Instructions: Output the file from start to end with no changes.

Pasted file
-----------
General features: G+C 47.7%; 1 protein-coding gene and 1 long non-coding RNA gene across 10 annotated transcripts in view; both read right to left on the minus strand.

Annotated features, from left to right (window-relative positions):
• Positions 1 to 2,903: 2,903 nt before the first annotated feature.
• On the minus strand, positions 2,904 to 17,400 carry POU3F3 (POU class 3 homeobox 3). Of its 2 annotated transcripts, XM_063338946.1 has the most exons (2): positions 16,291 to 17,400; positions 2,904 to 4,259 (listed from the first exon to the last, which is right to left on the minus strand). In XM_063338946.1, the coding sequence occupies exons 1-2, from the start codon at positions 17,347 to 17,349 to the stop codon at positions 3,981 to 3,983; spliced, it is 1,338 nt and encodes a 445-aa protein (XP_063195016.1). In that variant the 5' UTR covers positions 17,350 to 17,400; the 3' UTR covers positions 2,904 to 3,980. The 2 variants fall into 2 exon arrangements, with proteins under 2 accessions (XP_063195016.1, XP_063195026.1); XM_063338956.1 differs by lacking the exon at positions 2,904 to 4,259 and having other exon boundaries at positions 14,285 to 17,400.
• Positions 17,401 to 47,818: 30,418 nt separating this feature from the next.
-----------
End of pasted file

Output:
General features: G+C 47.7%; 1 protein-coding gene and 1 long non-coding RNA gene across 10 annotated transcripts in view; both read right to left on the minus strand.

Annotated features, from left to right (window-relative positions):
• Positions 1 to 2,903: 2,903 nt before the first annotated feature.
• On the minus strand, positions 2,904 to 17,400 carry POU3F3 (POU class 3 homeobox 3). Of its 2 annotated transcripts, XM_063338946.1 has the most exons (2): positions 16,291 to 17,400; positions 2,904 to 4,259 (listed from the first exon to the last, which is right to left on the minus strand). In XM_063338946.1, the coding sequence occupies exons 1-2, from the start codon at positions 17,347 to 17,349 to the stop codon at positions 3,981 to 3,983; spliced, it is 1,338 nt and encodes a 445-aa protein (XP_063195016.1). In that variant the 5' UTR covers positions 17,350 to 17,400; the 3' UTR covers positions 2,904 to 3,980. The 2 variants fall into 2 exon arrangements, with proteins under 2 accessions (XP_063195016.1, XP_063195026.1); XM_063338956.1 differs by lacking the exon at positions 2,904 to 4,259 and having other exon boundaries at positions 14,285 to 17,400.
• Positions 17,401 to 47,818: 30,418 nt separating this feature from the next.